A strange adventure — in consequence of which I am extremely happy — Crampley does me in offices with the Captain; but his malice is defeated by the good-nature and friendship of the surgeon — we return to Port Royal — our Captain gets the command of a larger ship, and is succeeded by an old man — Brayl is provided for — we receive orders to sail for England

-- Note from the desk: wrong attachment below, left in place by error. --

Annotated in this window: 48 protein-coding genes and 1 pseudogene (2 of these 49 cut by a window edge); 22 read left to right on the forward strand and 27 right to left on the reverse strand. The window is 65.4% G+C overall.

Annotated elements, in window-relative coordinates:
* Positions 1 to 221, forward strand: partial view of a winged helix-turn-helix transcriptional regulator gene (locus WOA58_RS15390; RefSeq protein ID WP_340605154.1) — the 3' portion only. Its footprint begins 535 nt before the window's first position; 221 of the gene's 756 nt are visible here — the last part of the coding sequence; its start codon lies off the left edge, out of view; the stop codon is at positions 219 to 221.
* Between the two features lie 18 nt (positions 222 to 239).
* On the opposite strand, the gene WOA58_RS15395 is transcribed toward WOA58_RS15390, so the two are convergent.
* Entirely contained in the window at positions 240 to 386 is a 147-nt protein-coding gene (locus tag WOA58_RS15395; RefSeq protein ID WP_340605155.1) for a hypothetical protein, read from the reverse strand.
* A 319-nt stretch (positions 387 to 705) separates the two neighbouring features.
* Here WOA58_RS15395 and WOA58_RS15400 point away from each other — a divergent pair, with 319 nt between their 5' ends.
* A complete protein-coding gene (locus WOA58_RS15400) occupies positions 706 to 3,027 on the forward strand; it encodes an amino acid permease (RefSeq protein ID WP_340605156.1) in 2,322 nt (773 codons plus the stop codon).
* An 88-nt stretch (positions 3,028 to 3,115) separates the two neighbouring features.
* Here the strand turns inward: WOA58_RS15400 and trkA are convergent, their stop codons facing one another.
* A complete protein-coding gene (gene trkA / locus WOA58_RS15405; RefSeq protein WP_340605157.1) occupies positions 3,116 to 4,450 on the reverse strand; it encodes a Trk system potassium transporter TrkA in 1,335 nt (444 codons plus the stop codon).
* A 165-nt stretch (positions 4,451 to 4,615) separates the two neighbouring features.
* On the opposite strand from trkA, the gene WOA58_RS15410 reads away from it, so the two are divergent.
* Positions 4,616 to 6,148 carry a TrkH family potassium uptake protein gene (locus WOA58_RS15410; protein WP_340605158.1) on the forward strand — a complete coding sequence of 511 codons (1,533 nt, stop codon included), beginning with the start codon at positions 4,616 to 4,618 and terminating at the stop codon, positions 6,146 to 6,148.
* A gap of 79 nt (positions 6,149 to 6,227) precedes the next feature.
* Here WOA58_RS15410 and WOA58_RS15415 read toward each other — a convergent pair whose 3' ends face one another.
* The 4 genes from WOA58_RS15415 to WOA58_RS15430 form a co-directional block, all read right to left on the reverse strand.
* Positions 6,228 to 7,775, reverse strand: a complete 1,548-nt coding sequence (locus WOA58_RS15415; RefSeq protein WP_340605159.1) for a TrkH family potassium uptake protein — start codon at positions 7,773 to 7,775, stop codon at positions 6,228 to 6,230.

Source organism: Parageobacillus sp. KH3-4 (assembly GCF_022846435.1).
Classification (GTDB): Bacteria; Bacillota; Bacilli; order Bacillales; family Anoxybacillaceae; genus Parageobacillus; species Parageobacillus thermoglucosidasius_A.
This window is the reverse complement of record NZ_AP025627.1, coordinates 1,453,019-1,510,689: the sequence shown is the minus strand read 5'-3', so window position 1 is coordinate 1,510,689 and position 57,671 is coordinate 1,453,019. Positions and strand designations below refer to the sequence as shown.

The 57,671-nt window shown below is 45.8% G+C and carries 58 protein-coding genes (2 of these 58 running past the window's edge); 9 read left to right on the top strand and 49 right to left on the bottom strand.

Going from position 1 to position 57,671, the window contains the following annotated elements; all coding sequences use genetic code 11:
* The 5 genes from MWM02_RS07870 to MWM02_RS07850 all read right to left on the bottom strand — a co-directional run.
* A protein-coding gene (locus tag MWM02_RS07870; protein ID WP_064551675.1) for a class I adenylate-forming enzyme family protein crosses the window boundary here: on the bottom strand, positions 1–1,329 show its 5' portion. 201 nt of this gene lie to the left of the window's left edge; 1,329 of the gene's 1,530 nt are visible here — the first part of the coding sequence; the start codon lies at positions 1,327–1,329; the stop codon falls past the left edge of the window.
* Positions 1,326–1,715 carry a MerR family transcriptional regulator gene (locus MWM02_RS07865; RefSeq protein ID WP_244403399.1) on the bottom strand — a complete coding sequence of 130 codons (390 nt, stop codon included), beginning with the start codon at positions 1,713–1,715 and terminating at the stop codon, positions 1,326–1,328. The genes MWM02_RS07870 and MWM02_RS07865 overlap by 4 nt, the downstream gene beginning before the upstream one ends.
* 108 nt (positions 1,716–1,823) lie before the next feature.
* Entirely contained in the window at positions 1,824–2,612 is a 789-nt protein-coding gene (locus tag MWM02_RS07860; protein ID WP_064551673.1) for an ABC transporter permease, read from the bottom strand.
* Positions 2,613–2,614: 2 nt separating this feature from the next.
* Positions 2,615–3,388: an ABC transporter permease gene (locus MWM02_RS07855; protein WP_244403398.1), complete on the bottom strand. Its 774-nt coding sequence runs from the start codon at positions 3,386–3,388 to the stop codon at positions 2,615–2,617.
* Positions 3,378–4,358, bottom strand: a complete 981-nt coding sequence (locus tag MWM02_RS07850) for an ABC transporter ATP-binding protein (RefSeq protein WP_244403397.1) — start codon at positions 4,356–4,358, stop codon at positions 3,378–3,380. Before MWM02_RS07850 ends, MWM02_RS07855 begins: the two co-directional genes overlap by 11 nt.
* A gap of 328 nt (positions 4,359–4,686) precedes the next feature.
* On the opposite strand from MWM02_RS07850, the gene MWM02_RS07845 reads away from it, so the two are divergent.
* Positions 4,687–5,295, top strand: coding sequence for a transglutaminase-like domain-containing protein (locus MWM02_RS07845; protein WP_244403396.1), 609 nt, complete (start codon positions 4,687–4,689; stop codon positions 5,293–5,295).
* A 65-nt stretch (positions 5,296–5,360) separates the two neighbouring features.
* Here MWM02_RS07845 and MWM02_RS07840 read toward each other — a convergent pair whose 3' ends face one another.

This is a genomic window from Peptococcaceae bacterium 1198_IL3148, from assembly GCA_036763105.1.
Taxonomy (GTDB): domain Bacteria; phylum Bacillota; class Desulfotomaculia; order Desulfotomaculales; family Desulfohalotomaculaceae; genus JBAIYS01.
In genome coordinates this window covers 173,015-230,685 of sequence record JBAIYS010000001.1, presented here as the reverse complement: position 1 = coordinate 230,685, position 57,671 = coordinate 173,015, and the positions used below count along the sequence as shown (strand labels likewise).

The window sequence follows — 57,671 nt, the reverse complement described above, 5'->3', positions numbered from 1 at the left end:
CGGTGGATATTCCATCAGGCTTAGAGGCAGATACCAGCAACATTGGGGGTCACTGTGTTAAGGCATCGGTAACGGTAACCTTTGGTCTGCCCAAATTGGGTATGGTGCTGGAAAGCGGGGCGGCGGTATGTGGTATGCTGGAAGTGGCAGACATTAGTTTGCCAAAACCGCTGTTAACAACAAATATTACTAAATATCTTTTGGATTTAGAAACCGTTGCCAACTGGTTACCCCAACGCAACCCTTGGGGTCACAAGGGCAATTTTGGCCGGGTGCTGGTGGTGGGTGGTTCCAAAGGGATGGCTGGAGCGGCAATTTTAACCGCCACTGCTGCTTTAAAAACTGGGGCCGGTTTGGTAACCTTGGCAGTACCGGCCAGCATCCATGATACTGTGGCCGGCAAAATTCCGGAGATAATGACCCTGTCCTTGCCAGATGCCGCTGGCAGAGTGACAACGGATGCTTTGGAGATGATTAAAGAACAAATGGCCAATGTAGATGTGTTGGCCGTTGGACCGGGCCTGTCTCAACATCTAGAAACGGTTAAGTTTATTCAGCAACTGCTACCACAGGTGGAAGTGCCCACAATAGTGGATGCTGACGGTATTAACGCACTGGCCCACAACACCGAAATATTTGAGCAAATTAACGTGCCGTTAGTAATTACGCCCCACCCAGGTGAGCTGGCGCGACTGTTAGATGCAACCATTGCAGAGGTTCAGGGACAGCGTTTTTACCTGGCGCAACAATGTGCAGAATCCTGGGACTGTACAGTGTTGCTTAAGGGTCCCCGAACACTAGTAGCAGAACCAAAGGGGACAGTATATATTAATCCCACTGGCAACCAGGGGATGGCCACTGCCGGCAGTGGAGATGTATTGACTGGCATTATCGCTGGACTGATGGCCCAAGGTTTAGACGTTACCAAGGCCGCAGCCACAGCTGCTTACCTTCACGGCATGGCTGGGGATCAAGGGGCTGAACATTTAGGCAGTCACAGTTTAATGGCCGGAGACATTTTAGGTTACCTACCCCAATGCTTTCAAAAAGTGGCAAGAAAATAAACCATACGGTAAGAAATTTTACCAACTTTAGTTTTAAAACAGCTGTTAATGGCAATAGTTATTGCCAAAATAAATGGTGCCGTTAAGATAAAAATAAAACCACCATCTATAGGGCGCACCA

When my patients were all in a fair way, my companion and commander, whose name was Brayl, carried me up the country to the house of a rich planter, with whom he was acquainted, where we were sumptuously entertained, and in the evening set out on our return to the ship. When we had walked about a mile by moonlight, we perceived a horseman behind us, who coming up, wished us good even, and asked which way we went? His voice, which was quite familiar to me, no sooner struck my ear, than in spite of all my resolution and reflection, my hair bristled up, and I was seized with a violent fit of trembling, which Brayl misinterpreting, bade me be under no concern. I told him he was mistaken in the cause of my disorder; and, addressing myself to the person on horseback said, “I could have sworn by your voice, that you were a dear friend of mine, if I had not been certain of his death.” To this address, after some pause, he replied, “There are many voices as well as faces that resemble one another; but, pray, what was your friend’s name.” I satisfied him in that particular, and gave a short detail of the melancholy fate of Thompson, not without many sighs and some tears. A silence ensued, which lasted some minutes, and then the conversation turned on different subjects, till we arrived at a house on the road, where the horseman alighted, and begged with so much earnestness that we would go in and drink a bowl of punch with him, that we could not resist. But, if I was alarmed at his voice, what must my amazement be, when I discovered by the light the very person of my lamented friend! Perceiving my confusion, which was extreme, he clasped me in his arms, and bedewed my face with tears. It was some time ere I recovered the use of my reason, overpowered with this event, and longer still before I could speak. So that all I was capable of was to return his embraces, and to mingle the overflowings of my joy with his; whilst honest Brayl, affected with the scene, wept as fast as either of us, and signified his participation of our happiness by hugging us both, and capering about the room like a madman. At length, I retrieved the use of my tongue, and cried, “Is it possible! you can be my friend Thompson? No certainly, alas! he was drowned; and I am now under the deception of a dream!” He was at great pains to convince me of his being the individual person whom I regretted, and bidding me sit down and compose myself, promised to explain his sudden disappearance from the Thunder, and to account for his being at present in the land of the living. This task he acquitted himself of, after I had drunk a glass of punch, and recollected my spirits, by informing us, that with a determination to rid himself of a miserable existence, he bad gone in the night-time to the head, while the ship was on her way, from whence he slipped down as softly as he could, by the bows into the sea, where, after he was heartily ducked, he began to repent of his precipitation; and, as he could swim very well, kept himself above water, in hopes of being taken up by some of the ships astern; that, in this situation, he hailed a large vessel, and begged to be taken in, but was answered that she was a heavy sailer, and therefore they did not choose to lose time by bringing to; however, they threw an old chest overboard for his convenience, and told him, that some of the ships astern would certainly save him; that no other vessel came within sight or cry of him for the space of three hours, during which time he had the mortification to find himself in the middle of the ocean alone, without other support or resting-place, but what a few crazy boards afforded; till at last be discerned a small sloop steering towards him, upon which he set up his throat, and had the good fortune to be heard and rescued from the dreary waste by their boat, which was hoisted out on purpose.